“Decades of hunting for lost treasures; a hunt that translates into vast amounts of money and a huge model of a collection. In turn, this collection ended up as the nation’s property in the former Michaleas residence at the NW foot of the Sacred Rock… Paul Canellopoulos had thus realised his dream—and what could be a better place for it than under the Acropolis…”. Excerpt from the book THOUGHTS, Athens 1990.
The Paul & Alexandra Canellopoulos Museum was created to house the couple’s hitherto private collection of some 7,000 priceless objects and works of art that spanned the time from prehistory to the recent past and demonstrated the historical and cultural continuity of Greeks.
With the founding of the Museum the richest private collection of Greek art became a public good that attests to the continuum of Greek art. It was housed in the neoclassical, late 19th-century Michaleas residence which was provided by the Ministry of Culture. Warm and hospitable, it stands on the northern slope of the Acropolis, unfolding centuries-worth of Greek art history right under the imposing sacred rock.
After 28 year of the Museum’s operation and following the death of Paul Canellopoulos, Alexandra Canellopoulos financed its extension and modernisation for the better display of the exhibits and in tune with its key aim of helping to understand Greek art, its evolution and its variety depending on the time and place of its creation, and its continuity.
The Michaleas residence was built in 1894 to house the old Athenian family. In the 1960s it was expropriated and restored by the Sate. Six years after its completion, in July 1976, it opened to the public as the Paul and Alexandra Canellopoulos Museum, housing most of the couple’s private collection of Greek artworks dating from prehistoric times to the recent past.
After twenty years of operation as a Museum the building had deteriorated, mainly because of the underground streams that run down the northern slope of the Acropolis. In 1995 a refurbishment of the building was deemed necessary, designed by the Ministry of Culture. Once the project was completed in 1996, with funding by the Archaeological Resources Fund, the collection was optimally laid out in chronological order, thematic and geographical units so as to fit in with the buildings’ levels and character.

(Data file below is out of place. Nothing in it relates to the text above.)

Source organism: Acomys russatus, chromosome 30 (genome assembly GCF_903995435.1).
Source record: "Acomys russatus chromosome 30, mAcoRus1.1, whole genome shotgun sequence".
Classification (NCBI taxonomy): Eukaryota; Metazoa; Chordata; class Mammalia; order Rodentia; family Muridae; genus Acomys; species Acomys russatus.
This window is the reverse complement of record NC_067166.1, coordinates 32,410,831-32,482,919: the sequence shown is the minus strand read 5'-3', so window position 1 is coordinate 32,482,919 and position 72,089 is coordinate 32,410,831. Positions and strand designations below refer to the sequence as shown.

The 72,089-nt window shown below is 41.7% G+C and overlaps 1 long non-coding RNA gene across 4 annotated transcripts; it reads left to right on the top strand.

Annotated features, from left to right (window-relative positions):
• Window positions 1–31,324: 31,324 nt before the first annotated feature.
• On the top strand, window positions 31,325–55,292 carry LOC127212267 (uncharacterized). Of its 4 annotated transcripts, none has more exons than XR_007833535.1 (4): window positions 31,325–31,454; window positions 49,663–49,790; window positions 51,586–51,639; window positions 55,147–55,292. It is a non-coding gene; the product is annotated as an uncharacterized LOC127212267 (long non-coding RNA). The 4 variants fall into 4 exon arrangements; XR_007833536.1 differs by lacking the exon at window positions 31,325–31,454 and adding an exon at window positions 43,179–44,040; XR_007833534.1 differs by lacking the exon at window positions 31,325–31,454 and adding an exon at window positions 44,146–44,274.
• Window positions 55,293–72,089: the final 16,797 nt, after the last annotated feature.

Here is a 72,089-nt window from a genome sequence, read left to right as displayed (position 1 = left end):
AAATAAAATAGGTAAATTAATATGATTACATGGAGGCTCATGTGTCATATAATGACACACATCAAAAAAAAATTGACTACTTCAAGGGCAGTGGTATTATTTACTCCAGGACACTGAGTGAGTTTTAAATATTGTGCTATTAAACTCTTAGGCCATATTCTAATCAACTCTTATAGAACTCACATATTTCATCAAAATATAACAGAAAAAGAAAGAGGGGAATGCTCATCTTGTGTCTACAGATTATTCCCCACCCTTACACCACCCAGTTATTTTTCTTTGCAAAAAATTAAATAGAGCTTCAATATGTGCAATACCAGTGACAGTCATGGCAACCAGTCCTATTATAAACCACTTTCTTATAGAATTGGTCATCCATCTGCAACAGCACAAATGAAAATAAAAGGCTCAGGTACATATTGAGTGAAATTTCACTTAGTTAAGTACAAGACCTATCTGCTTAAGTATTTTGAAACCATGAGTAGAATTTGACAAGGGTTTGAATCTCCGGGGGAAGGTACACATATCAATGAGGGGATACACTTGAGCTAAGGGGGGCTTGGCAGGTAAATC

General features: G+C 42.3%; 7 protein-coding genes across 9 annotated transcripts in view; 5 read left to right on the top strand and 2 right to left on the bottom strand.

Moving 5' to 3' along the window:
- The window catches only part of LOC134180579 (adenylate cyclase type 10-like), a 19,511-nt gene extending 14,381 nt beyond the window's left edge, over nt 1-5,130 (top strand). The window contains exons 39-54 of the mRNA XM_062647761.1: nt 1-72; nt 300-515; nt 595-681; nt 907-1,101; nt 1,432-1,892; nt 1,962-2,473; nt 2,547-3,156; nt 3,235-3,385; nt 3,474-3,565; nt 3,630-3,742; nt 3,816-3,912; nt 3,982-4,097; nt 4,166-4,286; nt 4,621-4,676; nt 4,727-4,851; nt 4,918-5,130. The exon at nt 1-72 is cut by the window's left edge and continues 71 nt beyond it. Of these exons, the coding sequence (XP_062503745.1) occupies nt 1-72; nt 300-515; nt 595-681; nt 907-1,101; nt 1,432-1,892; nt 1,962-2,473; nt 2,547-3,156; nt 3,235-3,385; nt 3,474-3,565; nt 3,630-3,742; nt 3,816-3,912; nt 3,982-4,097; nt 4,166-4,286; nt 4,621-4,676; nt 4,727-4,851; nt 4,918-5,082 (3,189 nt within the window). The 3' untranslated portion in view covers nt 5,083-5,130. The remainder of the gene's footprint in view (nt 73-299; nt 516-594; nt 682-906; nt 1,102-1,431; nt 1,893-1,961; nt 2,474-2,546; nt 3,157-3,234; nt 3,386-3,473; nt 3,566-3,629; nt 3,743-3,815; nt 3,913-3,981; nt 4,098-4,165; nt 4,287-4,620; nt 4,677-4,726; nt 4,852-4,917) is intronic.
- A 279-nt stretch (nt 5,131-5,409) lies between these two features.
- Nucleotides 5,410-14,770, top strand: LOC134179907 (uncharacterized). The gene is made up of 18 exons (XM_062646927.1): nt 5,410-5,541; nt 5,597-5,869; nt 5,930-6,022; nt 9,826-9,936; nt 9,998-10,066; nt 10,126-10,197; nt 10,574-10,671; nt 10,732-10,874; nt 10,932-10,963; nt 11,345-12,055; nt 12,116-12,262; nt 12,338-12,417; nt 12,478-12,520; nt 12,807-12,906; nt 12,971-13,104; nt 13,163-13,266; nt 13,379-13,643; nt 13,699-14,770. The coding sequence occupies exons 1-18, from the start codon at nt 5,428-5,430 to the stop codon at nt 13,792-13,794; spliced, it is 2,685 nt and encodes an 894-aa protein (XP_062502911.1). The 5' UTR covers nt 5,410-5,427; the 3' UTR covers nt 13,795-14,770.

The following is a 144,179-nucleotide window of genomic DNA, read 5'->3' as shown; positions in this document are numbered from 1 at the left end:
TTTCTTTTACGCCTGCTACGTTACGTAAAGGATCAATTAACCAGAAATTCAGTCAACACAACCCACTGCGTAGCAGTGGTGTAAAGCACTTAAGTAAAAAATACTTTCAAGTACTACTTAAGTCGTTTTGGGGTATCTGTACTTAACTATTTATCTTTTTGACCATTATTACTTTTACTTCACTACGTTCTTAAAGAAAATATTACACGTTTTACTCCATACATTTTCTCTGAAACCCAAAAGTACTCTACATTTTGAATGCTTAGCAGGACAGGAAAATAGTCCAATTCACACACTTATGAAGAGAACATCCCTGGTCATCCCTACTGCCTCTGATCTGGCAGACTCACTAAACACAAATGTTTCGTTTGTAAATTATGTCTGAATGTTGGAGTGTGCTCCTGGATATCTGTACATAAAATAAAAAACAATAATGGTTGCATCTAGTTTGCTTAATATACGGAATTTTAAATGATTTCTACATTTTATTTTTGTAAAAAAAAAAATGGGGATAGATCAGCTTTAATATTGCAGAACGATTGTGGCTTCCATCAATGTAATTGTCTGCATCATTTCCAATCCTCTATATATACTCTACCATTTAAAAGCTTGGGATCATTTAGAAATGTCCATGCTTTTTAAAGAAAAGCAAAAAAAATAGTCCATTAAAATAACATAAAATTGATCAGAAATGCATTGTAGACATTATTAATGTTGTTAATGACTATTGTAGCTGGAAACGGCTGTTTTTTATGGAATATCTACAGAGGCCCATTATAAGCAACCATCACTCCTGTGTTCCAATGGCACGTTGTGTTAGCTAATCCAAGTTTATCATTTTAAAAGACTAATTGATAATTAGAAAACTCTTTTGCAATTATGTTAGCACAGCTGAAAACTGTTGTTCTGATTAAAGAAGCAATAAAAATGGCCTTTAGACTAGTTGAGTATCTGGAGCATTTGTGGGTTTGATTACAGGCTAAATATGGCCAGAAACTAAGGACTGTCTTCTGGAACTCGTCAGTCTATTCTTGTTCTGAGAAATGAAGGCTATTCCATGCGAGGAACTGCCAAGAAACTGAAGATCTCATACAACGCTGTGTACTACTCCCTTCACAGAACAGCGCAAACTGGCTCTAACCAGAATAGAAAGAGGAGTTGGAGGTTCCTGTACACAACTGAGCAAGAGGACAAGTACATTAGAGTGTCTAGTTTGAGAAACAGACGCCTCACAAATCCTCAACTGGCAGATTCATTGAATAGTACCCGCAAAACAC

From its inception to 2004, the Museum’s exhibits were housed in the buildings’ three floors and the basement, but the space was not sufficient: another thousand items from the Canellopoulos collection that formed part of the donation contracts remained in the Museum’s storeroom or in their owners’ home. The only solution would be to extend the Museum facilities to bring the stored items on display and permit a better division of the different series of exhibits which were necessarily crowded.
Alexandra Canellopoulos proposed and financed the purchase of the adjacent plot of land to the east of the Museum, where a new wing was built on the designs of architect Paul Kalligas. When the new wing was completed, it housed the entire Canellopoulos collection so that it was displayed to the public as a whole. This venture and the Museum’s work has been supported by the Paul & Alexandra Canellopoulos Foundation.
The Paul and Alexandra Canellopoulos Museum
105 55 Plaka
Tel. no.: + 30 210 3212313, 210 3318873
Fax: + 30 210 3244442
1 March 2019 to 31 March 2019: 2 €
1 April 2019 to 31 October 2019: Regular 4 €, Concessions 2€
Wednesday – Monday: 8.30 – 16.00
The Museum provides access and facilities for people with mobility impairments (ramps, lifts).
Metro: the closest metro stations are: Acropolis, Monastiraki and Thission.
Bus: no. 230
Car: parking available on Hatzichristou St.; visitors can walk from there to the Museum via the Pikionis pedestrian zone.